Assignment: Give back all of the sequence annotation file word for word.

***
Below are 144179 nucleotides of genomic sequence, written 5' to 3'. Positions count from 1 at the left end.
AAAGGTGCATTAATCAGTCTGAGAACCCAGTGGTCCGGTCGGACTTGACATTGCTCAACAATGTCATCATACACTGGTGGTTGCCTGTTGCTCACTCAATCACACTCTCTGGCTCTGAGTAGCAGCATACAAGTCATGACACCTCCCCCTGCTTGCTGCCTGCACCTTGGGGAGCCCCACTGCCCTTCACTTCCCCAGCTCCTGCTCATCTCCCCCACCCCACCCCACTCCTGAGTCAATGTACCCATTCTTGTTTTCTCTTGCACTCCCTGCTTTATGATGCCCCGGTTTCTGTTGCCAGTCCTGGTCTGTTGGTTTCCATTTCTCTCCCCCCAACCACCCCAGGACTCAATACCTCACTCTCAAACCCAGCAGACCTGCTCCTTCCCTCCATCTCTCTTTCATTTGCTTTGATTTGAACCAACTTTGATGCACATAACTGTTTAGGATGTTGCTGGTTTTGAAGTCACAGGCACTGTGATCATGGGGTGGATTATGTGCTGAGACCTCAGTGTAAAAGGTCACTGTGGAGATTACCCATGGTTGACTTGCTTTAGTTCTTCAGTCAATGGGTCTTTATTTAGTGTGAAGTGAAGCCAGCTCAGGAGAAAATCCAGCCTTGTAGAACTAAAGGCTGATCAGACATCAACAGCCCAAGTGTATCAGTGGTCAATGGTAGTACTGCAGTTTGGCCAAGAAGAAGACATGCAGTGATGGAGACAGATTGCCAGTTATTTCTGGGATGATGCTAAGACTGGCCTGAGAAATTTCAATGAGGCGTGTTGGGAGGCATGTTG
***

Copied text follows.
Below are 144179 nucleotides of genomic sequence, written 5' to 3'. Positions count from 1 at the left end.
AAAGGTGCATTAATCAGTCTGAGAACCCAGTGGTCCGGTCGGACTTGACATTGCTCAACAATGTCATCATACACTGGTGGTTGCCTGTTGCTCACTCAATCACACTCTCTGGCTCTGAGTAGCAGCATACAAGTCATGACACCTCCCCCTGCTTGCTGCCTGCACCTTGGGGAGCCCCACTGCCCTTCACTTCCCCAGCTCCTGCTCATCTCCCCCACCCCACCCCACTCCTGAGTCAATGTACCCATTCTTGTTTTCTCTTGCACTCCCTGCTTTATGATGCCCCGGTTTCTGTTGCCAGTCCTGGTCTGTTGGTTTCCATTTCTCTCCCCCCAACCACCCCAGGACTCAATACCTCACTCTCAAACCCAGCAGACCTGCTCCTTCCCTCCATCTCTCTTTCATTTGCTTTGATTTGAACCAACTTTGATGCACATAACTGTTTAGGATGTTGCTGGTTTTGAAGTCACAGGCACTGTGATCATGGGGTGGATTATGTGCTGAGACCTCAGTGTAAAAGGTCACTGTGGAGATTACCCATGGTTGACTTGCTTTAGTTCTTCAGTCAATGGGTCTTTATTTAGTGTGAAGTGAAGCCAGCTCAGGAGAAAATCCAGCCTTGTAGAACTAAAGGCTGATCAGACATCAACAGCCCAAGTGTATCAGTGGTCAATGGTAGTACTGCAGTTTGGCCAAGAAGAAGACATGCAGTGATGGAGACAGATTGCCAGTTATTTCTGGGATGATGCTAAGACTGGCCTGAGAAATTTCAATGAGGCGTGTTGGGAGGCATGTTG